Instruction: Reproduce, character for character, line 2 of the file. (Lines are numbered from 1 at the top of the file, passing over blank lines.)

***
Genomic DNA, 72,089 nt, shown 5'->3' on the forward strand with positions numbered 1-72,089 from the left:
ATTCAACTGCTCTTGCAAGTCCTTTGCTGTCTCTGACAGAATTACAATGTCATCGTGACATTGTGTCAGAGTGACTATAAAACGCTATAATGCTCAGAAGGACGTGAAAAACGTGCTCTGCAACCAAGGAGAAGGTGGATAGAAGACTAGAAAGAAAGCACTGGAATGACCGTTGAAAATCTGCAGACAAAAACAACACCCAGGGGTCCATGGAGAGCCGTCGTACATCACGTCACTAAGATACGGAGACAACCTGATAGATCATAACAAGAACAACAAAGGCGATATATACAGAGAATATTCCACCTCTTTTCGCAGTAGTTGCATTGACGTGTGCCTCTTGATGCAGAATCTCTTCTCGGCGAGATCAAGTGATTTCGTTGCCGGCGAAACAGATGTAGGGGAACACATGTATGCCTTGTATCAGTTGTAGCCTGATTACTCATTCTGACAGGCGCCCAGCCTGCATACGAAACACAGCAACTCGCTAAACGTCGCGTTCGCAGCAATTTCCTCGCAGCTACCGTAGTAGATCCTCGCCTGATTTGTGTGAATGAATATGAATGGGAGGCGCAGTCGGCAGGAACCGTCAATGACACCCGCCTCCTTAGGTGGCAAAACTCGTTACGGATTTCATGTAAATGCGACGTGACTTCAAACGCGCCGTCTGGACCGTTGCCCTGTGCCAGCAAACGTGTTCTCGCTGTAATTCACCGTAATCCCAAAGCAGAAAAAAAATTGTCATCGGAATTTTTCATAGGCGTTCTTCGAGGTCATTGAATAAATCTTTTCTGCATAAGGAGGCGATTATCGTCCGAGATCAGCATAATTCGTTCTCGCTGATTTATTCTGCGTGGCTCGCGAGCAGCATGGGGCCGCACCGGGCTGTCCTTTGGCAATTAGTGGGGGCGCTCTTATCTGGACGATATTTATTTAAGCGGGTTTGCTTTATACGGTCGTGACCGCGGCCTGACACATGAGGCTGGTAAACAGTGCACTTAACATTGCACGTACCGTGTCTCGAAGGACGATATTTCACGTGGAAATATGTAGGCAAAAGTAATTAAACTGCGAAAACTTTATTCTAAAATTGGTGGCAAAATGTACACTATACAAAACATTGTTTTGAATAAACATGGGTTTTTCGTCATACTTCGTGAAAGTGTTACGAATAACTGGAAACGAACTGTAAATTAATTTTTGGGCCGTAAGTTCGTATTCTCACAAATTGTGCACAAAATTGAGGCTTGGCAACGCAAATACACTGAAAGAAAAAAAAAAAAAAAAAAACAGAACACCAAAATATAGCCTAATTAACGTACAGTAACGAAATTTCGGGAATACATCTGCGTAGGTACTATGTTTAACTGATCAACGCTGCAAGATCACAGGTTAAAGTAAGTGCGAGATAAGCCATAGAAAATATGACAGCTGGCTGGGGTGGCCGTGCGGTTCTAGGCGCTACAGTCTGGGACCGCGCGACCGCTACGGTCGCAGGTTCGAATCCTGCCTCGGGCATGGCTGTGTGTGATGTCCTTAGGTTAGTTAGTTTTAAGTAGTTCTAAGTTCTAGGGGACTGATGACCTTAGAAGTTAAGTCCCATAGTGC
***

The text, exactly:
ATTCAACTGCTCTTGCAAGTCCTTTGCTGTCTCTGACAGAATTACAATGTCATCGTGACATTGTGTCAGAGTGACTATAAAACGCTATAATGCTCAGAAGGACGTGAAAAACGTGCTCTGCAACCAAGGAGAAGGTGGATAGAAGACTAGAAAGAAAGCACTGGAATGACCGTTGAAAATCTGCAGACAAAAACAACACCCAGGGGTCCATGGAGAGCCGTCGTACATCACGTCACTAAGATACGGAGACAACCTGATAGATCATAACAAGAACAACAAAGGCGATATATACAGAGAATATTCCACCTCTTTTCGCAGTAGTTGCATTGACGTGTGCCTCTTGATGCAGAATCTCTTCTCGGCGAGATCAAGTGATTTCGTTGCCGGCGAAACAGATGTAGGGGAACACATGTATGCCTTGTATCAGTTGTAGCCTGATTACTCATTCTGACAGGCGCCCAGCCTGCATACGAAACACAGCAACTCGCTAAACGTCGCGTTCGCAGCAATTTCCTCGCAGCTACCGTAGTAGATCCTCGCCTGATTTGTGTGAATGAATATGAATGGGAGGCGCAGTCGGCAGGAACCGTCAATGACACCCGCCTCCTTAGGTGGCAAAACTCGTTACGGATTTCATGTAAATGCGACGTGACTTCAAACGCGCCGTCTGGACCGTTGCCCTGTGCCAGCAAACGTGTTCTCGCTGTAATTCACCGTAATCCCAAAGCAGAAAAAAAATTGTCATCGGAATTTTTCATAGGCGTTCTTCGAGGTCATTGAATAAATCTTTTCTGCATAAGGAGGCGATTATCGTCCGAGATCAGCATAATTCGTTCTCGCTGATTTATTCTGCGTGGCTCGCGAGCAGCATGGGGCCGCACCGGGCTGTCCTTTGGCAATTAGTGGGGGCGCTCTTATCTGGACGATATTTATTTAAGCGGGTTTGCTTTATACGGTCGTGACCGCGGCCTGACACATGAGGCTGGTAAACAGTGCACTTAACATTGCACGTACCGTGTCTCGAAGGACGATATTTCACGTGGAAATATGTAGGCAAAAGTAATTAAACTGCGAAAACTTTATTCTAAAATTGGTGGCAAAATGTACACTATACAAAACATTGTTTTGAATAAACATGGGTTTTTCGTCATACTTCGTGAAAGTGTTACGAATAACTGGAAACGAACTGTAAATTAATTTTTGGGCCGTAAGTTCGTATTCTCACAAATTGTGCACAAAATTGAGGCTTGGCAACGCAAATACACTGAAAGAAAAAAAAAAAAAAAAAAACAGAACACCAAAATATAGCCTAATTAACGTACAGTAACGAAATTTCGGGAATACATCTGCGTAGGTACTATGTTTAACTGATCAACGCTGCAAGATCACAGGTTAAAGTAAGTGCGAGATAAGCCATAGAAAATATGACAGCTGGCTGGGGTGGCCGTGCGGTTCTAGGCGCTACAGTCTGGGACCGCGCGACCGCTACGGTCGCAGGTTCGAATCCTGCCTCGGGCATGGCTGTGTGTGATGTCCTTAGGTTAGTTAGTTTTAAGTAGTTCTAAGTTCTAGGGGACTGATGACCTTAGAAGTTAAGTCCCATAGTGC